City of Greensboro let Ice House fall into ruin

The way this whole thing has been handled by the city is wrong on so many levels.  Our municipal government should be in the business of setting an example for the private sector to follow.  If one didn’t know better, one could get the impression that Greensboro’s slum-lord-extraordinaire Bill Agapion was the property manager for the Colonial Ice House.

In 2000, my neighborhood and others wholeheartedly endorsed, and still gladly comply with, the city’s “Ordinance to prevent demolition by neglect” that requires the city to step in when a property owner allows his/her historic buildings to go to hell in a hand cart.

The fact that the city has engaged in the passive demolition of the Ice House by neglecting it for so long seemed like a proper thing to write about for this week’s N&R column.  Previous coverage of the Ice House debacle can be found here.

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9/27/06

By David Hoggard

When it comes to old buildings, I regard them in much the same way that an environmentalist regards our natural resources – all we got is all we got, so we’d better take care of what’s here.

My family lives in a 1920’s bungalow in the Aycock Historic District. Notice I didn’t say we “own� it, because we don’t. Not really.

Sure, someday the mortgage will be paid and we will have clear title to the property. But even on the day we start a fire with the deed of trust, we won’t truly “ownâ€? this old house – in a metaphysical sense. I see myself as merely the current occupant, charged with caring for the place for a time. By being good stewards, many more families will call our house a home in the coming centuries, just as others did before us.

In other words, I think my role in Greensboro’s architectural history is to not screw up the property that I ‘own’. Our city council agreed with that notion once upon a time.  

 

In 2000 the council adopted an ordinance to prevent people from allowing properties in our locally designated historic districts to fall into such a state of disrepair that demolition was the only economically feasible option. Greensboro’s “ordinance to prevent demolition by neglect� allows the city to intervene when a structure is identified as being passively demolished through neglect by the ‘owner’. Following due process, remedial steps include notification, fines, and ultimately, city-contracted repairs, which are billed to the owner in the form of a lien.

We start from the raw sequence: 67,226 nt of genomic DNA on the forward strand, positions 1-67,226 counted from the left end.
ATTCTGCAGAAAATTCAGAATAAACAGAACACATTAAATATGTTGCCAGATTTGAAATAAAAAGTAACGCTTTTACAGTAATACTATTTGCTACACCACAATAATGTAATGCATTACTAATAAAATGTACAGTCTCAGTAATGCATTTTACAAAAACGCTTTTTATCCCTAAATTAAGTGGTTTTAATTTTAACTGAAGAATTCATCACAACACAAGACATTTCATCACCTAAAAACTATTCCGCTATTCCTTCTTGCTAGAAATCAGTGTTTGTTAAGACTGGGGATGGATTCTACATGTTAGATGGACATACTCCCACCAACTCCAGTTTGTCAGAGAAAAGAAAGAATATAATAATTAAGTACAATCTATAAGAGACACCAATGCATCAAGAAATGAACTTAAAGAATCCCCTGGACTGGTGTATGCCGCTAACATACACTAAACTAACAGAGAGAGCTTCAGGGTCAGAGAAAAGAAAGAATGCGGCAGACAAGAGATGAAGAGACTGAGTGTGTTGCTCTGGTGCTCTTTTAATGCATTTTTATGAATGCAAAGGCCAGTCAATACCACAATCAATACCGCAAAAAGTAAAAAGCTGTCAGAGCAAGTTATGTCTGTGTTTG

The city could use a dose of its own preventative medicine. We taxpayers bought the Colonial Ice House in 2003 with an eye towards preserving and selling it. We’ve done neither.

Once purchased, it was decided that two-thirds of the building should be demolished to create a parking lot for city-owned busses. During that demolition, a portion of the remaining structure’s roof was severely damaged.

Now you and I would’ve run down to the hardware store and buy a tarp to cover such damage until repairs could get underway. But here we are, years later, and the weather has taken a predictable and terrible toll on the building’s interior.

Adding insult to injury, we’ve allowed a tree to continue growing through the side of our building since the day we bought it. If I’m selling a property, one of the first things I’d do is remove any and all trees that are growing through it, if for no other reason than to maximize its curb appeal.

I know it’s a radical idea, but I’d also place a ‘for sale’ sign on any building I was trying to unload to let passersby know it was on the market. We didn’t do that either.

Perhaps due to the above neglect and other non-efforts to make our property appealing to potential buyers, offers to purchase have been predictably few and far between.

So, some weeks ago, our city council OK’d the final solution for another of Greensboro’s historic buildings: demolition. In a classic case of “do as I say, not as I do�, the city has – in a very real sense – practiced ‘demolition by neglect’ on its own property, thereby rendering it nearly unsalvageable. Because we didn’t take the minimal steps necessary to prevent its further deterioration, our property will now likely be hauled to the landfill.

With the Ice House, official Greensboro has shown itself to be an irresponsible steward of our architectural heritage.

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One Comment

  1. Wayne R.
    Posted September 27, 2006 at 2:04 pm | Permalink

    Amen, David.

    You sort of expect that from the City, now don’t you?